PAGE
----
Any stories of an especially successful eating out experience with your kids?
Choosing a restaurant that is kid-friendly, or going at a time when the restaurant isn’t busy has always worked in our favor. Of course, a good server is always a bonus. We had one experience where our server actually took the kids back into the kitchen so that they could see their meal being prepared and it was fantastic! Not only were they excited to eat but they had so much to talk about during the entire meal.

Fave local restaurants/cafes to eat out with the kids?
Landmarc in the Time Warner building is a great place to take kids. We also love Mary’s Fish Camp but it’s small so better to go during off hours.

Fave spot to stop for treats?
We love 16 Handles Frozen Yogurt where the kids get to pull the handle and then add the toppings, so it’s like make your own sundae every time!

Do you have any eating out traditions with your family?
We love to eat out on Saturday mornings after soccer. Lunch time menus usually offer more kid-friendly choices, and there are less crowds, making it a stress-free way to start our weekend!

Fave spot to go for special family occasions or events—but where kids are still welcome?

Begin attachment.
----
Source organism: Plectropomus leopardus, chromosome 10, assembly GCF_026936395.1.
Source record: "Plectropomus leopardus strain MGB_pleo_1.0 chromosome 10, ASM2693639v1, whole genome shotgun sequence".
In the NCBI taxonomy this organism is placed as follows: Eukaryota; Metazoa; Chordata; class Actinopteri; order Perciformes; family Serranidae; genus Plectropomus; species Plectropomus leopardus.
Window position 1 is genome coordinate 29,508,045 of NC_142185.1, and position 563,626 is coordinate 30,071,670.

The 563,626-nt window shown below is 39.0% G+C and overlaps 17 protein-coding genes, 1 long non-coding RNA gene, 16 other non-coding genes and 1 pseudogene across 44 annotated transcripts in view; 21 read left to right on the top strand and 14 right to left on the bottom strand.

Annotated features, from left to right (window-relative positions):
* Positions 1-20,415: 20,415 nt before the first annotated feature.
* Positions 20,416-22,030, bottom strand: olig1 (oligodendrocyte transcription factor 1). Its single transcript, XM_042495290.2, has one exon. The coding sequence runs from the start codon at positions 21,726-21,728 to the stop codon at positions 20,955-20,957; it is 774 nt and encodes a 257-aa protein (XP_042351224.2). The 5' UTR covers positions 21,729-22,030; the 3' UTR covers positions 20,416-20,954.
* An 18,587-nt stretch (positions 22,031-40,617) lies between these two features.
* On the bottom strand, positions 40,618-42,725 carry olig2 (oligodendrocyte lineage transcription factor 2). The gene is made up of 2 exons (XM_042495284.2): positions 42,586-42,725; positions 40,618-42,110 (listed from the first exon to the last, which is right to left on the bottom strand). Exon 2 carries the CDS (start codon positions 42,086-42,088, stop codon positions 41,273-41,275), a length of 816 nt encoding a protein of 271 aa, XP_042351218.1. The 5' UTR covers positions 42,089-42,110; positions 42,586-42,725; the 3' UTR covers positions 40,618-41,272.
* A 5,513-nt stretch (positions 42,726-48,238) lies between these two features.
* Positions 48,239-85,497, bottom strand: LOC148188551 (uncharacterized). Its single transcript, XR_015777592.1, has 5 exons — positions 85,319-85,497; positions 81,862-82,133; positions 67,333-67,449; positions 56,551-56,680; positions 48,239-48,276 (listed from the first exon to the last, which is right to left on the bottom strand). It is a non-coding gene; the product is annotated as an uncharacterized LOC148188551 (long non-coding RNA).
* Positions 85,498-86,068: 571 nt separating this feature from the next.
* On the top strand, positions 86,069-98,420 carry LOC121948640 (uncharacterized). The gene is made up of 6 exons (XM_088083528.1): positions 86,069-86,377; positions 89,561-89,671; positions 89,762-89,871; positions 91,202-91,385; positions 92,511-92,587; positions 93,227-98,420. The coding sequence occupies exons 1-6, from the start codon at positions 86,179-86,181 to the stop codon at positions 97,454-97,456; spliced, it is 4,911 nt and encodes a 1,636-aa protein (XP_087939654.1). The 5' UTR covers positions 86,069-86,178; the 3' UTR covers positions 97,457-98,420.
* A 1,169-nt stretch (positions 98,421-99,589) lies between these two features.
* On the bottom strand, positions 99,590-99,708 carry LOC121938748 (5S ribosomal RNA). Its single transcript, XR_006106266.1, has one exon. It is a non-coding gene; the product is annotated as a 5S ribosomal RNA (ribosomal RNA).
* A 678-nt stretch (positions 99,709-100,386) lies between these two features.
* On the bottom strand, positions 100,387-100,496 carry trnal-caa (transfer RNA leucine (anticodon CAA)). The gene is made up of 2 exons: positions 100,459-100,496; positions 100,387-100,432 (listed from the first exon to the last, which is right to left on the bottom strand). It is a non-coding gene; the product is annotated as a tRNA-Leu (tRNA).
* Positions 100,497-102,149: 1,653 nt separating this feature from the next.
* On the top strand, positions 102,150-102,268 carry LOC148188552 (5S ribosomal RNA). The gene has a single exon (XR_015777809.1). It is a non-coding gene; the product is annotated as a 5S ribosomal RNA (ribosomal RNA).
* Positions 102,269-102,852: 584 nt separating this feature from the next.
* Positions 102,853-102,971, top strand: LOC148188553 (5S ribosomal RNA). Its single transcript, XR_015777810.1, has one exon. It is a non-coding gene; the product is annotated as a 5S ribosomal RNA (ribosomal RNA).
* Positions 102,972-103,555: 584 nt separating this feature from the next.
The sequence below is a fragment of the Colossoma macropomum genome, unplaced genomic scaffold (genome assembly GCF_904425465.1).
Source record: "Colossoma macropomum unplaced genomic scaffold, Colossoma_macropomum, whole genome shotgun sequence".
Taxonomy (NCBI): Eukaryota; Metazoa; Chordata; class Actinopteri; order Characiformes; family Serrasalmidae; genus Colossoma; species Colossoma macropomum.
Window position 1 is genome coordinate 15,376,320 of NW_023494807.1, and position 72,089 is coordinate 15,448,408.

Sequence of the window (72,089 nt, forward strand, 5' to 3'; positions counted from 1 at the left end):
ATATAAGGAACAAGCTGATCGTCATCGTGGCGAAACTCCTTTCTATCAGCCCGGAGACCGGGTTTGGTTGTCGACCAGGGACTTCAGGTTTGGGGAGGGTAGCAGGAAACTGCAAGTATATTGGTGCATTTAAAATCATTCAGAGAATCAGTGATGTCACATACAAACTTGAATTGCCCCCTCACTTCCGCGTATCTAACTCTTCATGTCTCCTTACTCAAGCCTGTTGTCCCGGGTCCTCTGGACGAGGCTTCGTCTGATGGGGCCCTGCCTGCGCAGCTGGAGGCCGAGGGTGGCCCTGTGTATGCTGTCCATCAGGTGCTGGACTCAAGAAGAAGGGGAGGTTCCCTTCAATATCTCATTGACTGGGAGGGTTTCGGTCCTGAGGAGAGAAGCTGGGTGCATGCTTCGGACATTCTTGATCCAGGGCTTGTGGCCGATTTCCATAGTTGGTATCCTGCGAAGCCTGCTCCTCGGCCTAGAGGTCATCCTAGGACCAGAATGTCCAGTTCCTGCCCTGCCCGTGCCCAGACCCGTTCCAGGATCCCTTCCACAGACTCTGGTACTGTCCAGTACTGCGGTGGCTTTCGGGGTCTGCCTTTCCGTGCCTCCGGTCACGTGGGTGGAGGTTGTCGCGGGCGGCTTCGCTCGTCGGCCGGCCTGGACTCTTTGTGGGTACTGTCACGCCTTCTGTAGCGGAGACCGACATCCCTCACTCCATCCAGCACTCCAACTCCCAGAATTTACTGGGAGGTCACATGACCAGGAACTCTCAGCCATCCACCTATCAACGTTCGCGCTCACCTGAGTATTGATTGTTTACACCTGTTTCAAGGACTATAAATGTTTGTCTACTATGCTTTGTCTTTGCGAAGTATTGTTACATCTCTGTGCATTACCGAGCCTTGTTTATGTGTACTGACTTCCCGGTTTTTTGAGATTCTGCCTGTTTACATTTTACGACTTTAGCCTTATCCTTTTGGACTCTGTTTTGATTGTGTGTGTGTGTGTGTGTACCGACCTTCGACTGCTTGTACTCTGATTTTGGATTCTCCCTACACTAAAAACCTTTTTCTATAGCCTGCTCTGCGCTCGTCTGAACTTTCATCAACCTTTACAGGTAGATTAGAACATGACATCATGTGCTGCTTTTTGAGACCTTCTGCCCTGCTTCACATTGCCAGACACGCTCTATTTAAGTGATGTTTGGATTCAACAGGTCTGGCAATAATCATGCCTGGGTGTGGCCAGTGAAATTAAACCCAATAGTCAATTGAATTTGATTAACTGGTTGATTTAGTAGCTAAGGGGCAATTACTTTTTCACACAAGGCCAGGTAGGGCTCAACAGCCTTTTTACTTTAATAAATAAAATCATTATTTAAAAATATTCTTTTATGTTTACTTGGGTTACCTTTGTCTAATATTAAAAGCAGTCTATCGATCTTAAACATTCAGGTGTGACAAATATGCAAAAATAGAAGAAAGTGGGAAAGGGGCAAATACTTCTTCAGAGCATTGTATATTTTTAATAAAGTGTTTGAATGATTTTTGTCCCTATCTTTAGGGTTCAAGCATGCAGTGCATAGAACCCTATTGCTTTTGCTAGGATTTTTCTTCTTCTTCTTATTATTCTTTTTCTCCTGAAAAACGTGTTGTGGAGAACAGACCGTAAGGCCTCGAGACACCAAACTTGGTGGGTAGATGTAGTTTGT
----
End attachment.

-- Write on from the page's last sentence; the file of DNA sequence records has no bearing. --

Southern Hospitality has great brunch, and if you can get the back room for your event it’s perfect with kids so that they can run around while the adults relax.

Number one tip for other parents when eating out with kids?
Fill your Carryall or Diaper Clutch with coloring books, crayons, stickers and don’t forget the wipes! If your little one is still in diapers then don’t forget your PishPosh Diaper Clutch. It looks just like a regular clutch but fits diapers and wipes, and even comes with a changing pad so toting your little one—and his/her gear—into tiny NYC restaurant bathrooms becomes a little more manageable. And, finally you will definitely need your PishPosh Wet Bag in case there is a food or drink spill. The dry pocket will hold that extra change of clothes and you can safely hide away the soiled clothes in the wet pocket until you can get home to wash them. The Wet Bag has a snap wristlet so that you can attach it to your stroller or to another bag easily.